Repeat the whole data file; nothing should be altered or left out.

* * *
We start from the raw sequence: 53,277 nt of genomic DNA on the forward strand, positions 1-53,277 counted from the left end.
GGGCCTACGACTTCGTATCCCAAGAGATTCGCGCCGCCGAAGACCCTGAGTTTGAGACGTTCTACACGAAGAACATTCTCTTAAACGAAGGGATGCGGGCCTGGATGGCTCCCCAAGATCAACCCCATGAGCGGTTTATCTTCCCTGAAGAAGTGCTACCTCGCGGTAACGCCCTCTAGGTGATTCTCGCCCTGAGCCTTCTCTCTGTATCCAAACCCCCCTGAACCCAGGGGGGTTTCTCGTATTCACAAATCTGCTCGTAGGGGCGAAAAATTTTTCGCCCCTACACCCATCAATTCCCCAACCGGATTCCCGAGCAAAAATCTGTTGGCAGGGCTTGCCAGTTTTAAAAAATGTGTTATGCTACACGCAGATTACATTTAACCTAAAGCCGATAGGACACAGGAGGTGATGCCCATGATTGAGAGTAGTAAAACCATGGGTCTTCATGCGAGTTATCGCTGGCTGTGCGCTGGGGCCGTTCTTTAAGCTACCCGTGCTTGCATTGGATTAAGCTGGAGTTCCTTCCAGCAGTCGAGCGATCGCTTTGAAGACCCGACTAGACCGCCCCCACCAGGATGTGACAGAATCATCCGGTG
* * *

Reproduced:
We start from the raw sequence: 53,277 nt of genomic DNA on the forward strand, positions 1-53,277 counted from the left end.
GGGCCTACGACTTCGTATCCCAAGAGATTCGCGCCGCCGAAGACCCTGAGTTTGAGACGTTCTACACGAAGAACATTCTCTTAAACGAAGGGATGCGGGCCTGGATGGCTCCCCAAGATCAACCCCATGAGCGGTTTATCTTCCCTGAAGAAGTGCTACCTCGCGGTAACGCCCTCTAGGTGATTCTCGCCCTGAGCCTTCTCTCTGTATCCAAACCCCCCTGAACCCAGGGGGGTTTCTCGTATTCACAAATCTGCTCGTAGGGGCGAAAAATTTTTCGCCCCTACACCCATCAATTCCCCAACCGGATTCCCGAGCAAAAATCTGTTGGCAGGGCTTGCCAGTTTTAAAAAATGTGTTATGCTACACGCAGATTACATTTAACCTAAAGCCGATAGGACACAGGAGGTGATGCCCATGATTGAGAGTAGTAAAACCATGGGTCTTCATGCGAGTTATCGCTGGCTGTGCGCTGGGGCCGTTCTTTAAGCTACCCGTGCTTGCATTGGATTAAGCTGGAGTTCCTTCCAGCAGTCGAGCGATCGCTTTGAAGACCCGACTAGACCGCCCCCACCAGGATGTGACAGAATCATCCGGTG